Understanding property fencing & boundary lines
Property fencing and boundary lines are a tricky part of property law and sometimes the lines are blurry, especially when neighbours and council regulations are involved.
We’re here to make sure you can fully understand the requirements and your rights, when it comes to your property’s boundaries.
Here’s how you can avoid a fencing war with your neighbours and stay in your local council’s good books.
Is there a law about fences?
In NSW, the laws on fencing are governed by the Dividing Fences Act 1991, which defines a dividing fence as a ’fence separating the land of adjoining owners.’
The act also defines a fence as a ‘structure, ditch or embankment, or a hedge’ that’s enclosing or bounding land.
Generally, adjoining owners are equally responsible for the cost of the fence, however there are some exemptions.
How do I know if the boundaries and fencing on my property are correct?
When you’re buying, selling or renovating a property, it’s wise to check your property boundary lines.
Why? Because over the years with the erection of fences and the planting of hedges by multiple homeowners it’s common for the boundary to shift significantly. Fences are often constructed without obtaining a survey, which could mean the fence is not on the boundary, and you could be losing or encroaching on land.
Start with the registered plan and title to the property as these documents outline the rights of ownership. However, the most effective way to measure your property boundaries is to have your property surveyed by a professional land surveyor.
Taking out Title Insurance as a smart preventative measure to combat boundary disputes. It’s important to note that your title insurance policy will only cover you for damages that are uncovered during the usual course of ‘living’. Therefore, if a surveyor is employed during the purchase process and discovers a defect, title insurance will NOT cover the cost of repair.
What if I want to renovate or replace the fence?
If you want to update the fence on your property, but the current fence is structurally sound, or as the courts describe it as ‘sufficient’, there are few things you need to know:
- If you’re willing to pay for the full cost of the fence, you don’t need to come to an agreement with your neighbour about its design.
- You will need to follow any local council regulations, and
- Get permission from your neighbour before removing the existing fence or entering their property to carry out the work on the fence.
What’s a ‘sufficient dividing fence’?
When the courts make their decision on what constitutes a ‘sufficient dividing fence’ they consider the following:
- The standard of the existing fence;
- The purpose of the fence;
- The way the land on either side of the fence is used;
- The privacy or other concerns of each neighbour; and
- The kind of dividing fence that is usual in the area.
Generally, both neighbours equally share the cost, however, if a neighbour wants a fence that’s of greater standard than a ‘sufficient dividing fence’, then that party is responsible for paying for the additional costs involved.
Will a swimming pool affect the fencing boundaries?
A swimming pool barrier can form a part of your dividing fence, but the owner of the pool is usually responsible for any costs involved with that fence.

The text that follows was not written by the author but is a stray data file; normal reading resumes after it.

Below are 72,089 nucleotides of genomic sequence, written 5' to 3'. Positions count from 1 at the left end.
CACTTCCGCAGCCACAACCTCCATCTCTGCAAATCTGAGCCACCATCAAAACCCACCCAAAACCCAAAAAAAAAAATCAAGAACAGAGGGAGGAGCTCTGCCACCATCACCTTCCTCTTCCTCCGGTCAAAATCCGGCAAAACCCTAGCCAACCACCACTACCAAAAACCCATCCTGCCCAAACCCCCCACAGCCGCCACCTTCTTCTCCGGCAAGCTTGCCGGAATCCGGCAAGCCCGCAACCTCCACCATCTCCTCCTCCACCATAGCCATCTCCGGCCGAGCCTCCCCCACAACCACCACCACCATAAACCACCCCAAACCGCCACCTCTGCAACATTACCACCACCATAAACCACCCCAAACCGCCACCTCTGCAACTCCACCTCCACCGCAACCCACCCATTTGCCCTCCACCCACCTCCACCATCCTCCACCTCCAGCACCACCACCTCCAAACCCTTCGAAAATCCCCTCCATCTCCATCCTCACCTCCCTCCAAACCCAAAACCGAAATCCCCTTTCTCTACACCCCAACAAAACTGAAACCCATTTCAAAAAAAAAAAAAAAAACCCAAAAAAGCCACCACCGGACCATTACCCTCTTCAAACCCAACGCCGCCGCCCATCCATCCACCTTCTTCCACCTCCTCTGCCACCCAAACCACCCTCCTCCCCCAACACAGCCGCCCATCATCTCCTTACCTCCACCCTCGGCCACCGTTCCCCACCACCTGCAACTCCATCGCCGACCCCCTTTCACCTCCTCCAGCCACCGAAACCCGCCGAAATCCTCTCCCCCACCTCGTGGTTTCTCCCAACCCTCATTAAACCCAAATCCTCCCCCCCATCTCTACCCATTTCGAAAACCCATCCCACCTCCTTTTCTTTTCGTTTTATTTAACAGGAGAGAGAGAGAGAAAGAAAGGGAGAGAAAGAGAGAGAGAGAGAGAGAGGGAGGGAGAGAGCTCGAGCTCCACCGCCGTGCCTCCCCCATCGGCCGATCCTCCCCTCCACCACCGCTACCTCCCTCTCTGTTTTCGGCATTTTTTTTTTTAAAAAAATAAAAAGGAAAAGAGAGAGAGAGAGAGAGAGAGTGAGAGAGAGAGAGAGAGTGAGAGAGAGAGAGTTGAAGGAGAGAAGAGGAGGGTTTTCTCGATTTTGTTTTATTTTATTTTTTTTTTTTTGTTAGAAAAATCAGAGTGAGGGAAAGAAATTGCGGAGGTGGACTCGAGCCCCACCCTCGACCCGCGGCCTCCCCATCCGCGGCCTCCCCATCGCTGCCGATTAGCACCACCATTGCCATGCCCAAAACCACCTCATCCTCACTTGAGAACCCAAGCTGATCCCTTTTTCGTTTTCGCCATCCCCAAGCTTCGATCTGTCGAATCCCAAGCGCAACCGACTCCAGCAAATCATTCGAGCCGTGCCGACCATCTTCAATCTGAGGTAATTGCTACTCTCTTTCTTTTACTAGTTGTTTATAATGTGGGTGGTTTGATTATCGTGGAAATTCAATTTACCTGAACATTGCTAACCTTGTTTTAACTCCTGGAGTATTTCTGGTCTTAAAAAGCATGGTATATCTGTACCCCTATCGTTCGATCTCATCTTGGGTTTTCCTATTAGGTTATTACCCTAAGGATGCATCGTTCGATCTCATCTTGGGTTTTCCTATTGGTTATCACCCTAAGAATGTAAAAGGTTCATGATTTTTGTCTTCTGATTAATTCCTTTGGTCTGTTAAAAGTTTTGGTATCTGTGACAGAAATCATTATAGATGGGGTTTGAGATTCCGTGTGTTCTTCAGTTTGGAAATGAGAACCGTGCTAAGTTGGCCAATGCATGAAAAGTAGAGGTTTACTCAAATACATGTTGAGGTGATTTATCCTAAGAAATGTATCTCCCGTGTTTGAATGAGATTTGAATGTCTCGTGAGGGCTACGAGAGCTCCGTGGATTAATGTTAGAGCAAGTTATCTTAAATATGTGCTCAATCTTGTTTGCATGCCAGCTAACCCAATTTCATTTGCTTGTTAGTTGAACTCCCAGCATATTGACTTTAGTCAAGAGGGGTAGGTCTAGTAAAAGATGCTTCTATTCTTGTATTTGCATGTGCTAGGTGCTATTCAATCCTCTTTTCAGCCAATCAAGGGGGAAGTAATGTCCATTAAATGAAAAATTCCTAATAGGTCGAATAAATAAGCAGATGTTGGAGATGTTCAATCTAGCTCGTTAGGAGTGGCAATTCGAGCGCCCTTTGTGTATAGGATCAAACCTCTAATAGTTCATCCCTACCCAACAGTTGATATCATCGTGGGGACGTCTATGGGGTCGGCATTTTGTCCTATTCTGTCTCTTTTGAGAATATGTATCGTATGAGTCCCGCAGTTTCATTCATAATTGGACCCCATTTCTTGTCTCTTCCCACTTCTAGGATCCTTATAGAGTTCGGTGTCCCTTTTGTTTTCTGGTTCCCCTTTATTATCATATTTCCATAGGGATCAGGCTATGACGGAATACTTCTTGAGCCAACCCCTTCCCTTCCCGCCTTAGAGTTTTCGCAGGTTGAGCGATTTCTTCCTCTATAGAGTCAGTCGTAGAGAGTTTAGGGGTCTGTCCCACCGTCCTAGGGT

This includes repairs, alterations, construction, replacements or maintenance to the part of the dividing fence that’s also the swimming pool fence.
What if the fence is damaged?
If the fence is damaged, the party at fault is responsible for the cost of fixing or replacing the fence.
If a fence is removed without the consent of the neighbouring party, the party who removed the fence may be responsible for the full cost of its replacement.
The best approach when dealing with a damaged fence is to talk to your neighbours first and to be transparent with them. They may be more understanding and agreeable than you think!
What if I can’t reach an agreement with our neighbour?
If a neighbour refuses to compromise or come to the party, this can trigger a dispute. This happens often enough that there are processes in place to help you resolve the issue.
Mediation is run by the Community Justice Centre and is designed to find a resolution without having to use the judicial court system. During this process, two qualified mediators attend to work through the issue with the relevant parties. These people are completely impartial mediators who aim to resolve the dispute in a fair manner.
If an agreement can’t be reached during negotiations, a Fencing Notice may be served, giving your neighbour notice that you plan to build, fix or replace the fence. They have one month to respond.
If your neighbour doesn’t respond in time, you can then apply to the Local Court of the NSW Civil and Administrative Tribunal (NCAT) for a Fencing Order, which means NCAT have made the final and lasting decision for both parties involved.
Final Fencing Checklist
Now that we’ve covered the ins and outs of fencing regulations, here’s a checklist to go through when you’re inspecting or agreeing to a fence:
- Are there any council requirements? Visibility? Height restrictions? Materials?
- Is there a swimming pool involved?
- Are there land use restrictions listed on the title, which may limit what fencing options are available?
- Should I employ a surveyor to get an accurate boundary line?
- What do you consider to be sufficient, in terms of the proposed changes and money involved?
- Do both parties agree? Can we come to an agreement?
If you’ve got any questions about a property’s boundary and fencing requirements, don’t hesitate to give the team at Impero Conveyancing a call on 4910 0522. Our experienced and friendly team will be there to guide you through the process!